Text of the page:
In the absence of detailed guidelines from the WHO, Bowa admitted "we struggle with what is the minimum counselling message, because the period we have to deal with these clients is very short and if the message is too long people get discouraged".
Staff shortages are another obstacle. "Normally, if we have enough manpower, we separate the guardians with kids from the adult men," said Chipo Musiwa, who doubles as clerk and counsellor at the UTH clinic. "We could do with at least two more counsellors."
Some of the pressure on the UTH clinic will be relieved when a stand-alone adult male circumcision unit opens at the nearby "New Start" HIV voluntary counselling and testing (VCT) centre, funded by the Society for Family Health, an affiliate of the non-profit social marketing organisation, Population Services International (PSI).
The advantage of offering the procedure at a VCT clinic, said Dr Manese Phiri, a medical adviser at the Society for Family Health, is the rare opportunity to reach male clients with a full range of reproductive health and HIV-prevention services.
"When a man comes for testing, we'll tell him about our other services, including male circumcision," said Phiri. "Equally, if a guy comes for male circumcision, we'll highly recommend they go through VCT."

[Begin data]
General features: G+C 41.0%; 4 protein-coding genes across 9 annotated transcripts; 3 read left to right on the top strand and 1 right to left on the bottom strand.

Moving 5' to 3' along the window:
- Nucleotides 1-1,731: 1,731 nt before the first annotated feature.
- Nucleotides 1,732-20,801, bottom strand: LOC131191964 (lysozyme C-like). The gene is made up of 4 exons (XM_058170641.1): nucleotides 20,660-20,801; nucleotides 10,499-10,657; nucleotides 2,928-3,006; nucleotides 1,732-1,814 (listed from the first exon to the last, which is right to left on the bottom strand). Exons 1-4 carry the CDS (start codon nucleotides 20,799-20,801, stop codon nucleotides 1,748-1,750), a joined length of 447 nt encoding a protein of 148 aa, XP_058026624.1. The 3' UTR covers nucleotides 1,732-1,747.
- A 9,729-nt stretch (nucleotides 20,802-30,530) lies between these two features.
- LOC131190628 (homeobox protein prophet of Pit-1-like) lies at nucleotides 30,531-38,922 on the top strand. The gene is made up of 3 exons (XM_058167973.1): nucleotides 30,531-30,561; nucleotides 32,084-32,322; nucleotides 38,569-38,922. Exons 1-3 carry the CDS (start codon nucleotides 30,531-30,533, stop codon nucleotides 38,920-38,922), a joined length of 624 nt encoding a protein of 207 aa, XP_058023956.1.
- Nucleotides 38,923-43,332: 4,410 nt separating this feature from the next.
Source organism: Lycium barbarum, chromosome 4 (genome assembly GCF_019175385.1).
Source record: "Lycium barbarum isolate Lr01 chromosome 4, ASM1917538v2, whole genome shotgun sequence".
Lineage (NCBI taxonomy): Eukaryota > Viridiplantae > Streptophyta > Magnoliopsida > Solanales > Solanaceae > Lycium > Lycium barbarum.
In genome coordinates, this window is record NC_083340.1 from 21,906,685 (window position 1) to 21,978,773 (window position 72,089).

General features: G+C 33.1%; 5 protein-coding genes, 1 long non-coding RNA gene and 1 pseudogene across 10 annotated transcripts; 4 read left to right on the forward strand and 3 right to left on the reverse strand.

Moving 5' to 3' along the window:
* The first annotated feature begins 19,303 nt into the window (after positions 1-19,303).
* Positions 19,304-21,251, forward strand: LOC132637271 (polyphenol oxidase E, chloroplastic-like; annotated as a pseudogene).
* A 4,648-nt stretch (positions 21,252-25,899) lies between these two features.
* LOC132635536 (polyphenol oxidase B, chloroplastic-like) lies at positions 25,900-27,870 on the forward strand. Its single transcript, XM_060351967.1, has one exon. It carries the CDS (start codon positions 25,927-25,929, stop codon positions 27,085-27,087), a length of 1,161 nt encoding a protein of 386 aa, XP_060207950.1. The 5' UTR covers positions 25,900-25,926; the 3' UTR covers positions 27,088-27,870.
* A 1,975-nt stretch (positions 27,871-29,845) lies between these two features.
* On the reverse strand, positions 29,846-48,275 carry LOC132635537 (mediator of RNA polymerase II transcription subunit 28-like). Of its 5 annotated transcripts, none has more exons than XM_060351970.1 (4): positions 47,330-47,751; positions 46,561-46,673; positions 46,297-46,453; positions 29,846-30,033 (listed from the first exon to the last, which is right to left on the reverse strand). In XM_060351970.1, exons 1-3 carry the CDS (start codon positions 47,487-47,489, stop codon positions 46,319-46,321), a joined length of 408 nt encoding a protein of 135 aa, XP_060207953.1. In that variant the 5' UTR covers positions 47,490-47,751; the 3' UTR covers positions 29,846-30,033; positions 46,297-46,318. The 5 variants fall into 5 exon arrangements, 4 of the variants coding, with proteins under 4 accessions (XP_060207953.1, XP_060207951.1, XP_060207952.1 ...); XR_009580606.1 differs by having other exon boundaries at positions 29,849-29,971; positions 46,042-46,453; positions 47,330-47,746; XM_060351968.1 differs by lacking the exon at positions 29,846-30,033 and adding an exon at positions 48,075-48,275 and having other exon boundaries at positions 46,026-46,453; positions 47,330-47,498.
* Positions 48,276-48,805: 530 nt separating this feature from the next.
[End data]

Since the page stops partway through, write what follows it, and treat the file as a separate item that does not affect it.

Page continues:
Phiri worries that without guidelines, men circumcised at most private clinics and public health facilities are not receiving counselling or the offer of an HIV test.
"It's a challenge to inform clinicians that the WHO says, 'Now we recommend male circumcision as a prevention tool', but also emphasising the counselling part of it," he said. "We're going to be informing private practitioners of the importance of the counselling component but we have to do this carefully, so we don't create too much publicity and a demand that will swamp us."
According Bowa: "Health workers are already overstretched ... We really need to expand the staffing levels to roll out [a national circumcision programme]."
"Everything we do is a human resource constraint," pointed out Hughes. "Nobody would have dreamed of doing what we've done with antiretroviral therapy, with the kind of resources that were there. You have to make choices, and you have to choose the things that are going to make the most difference." -- Irin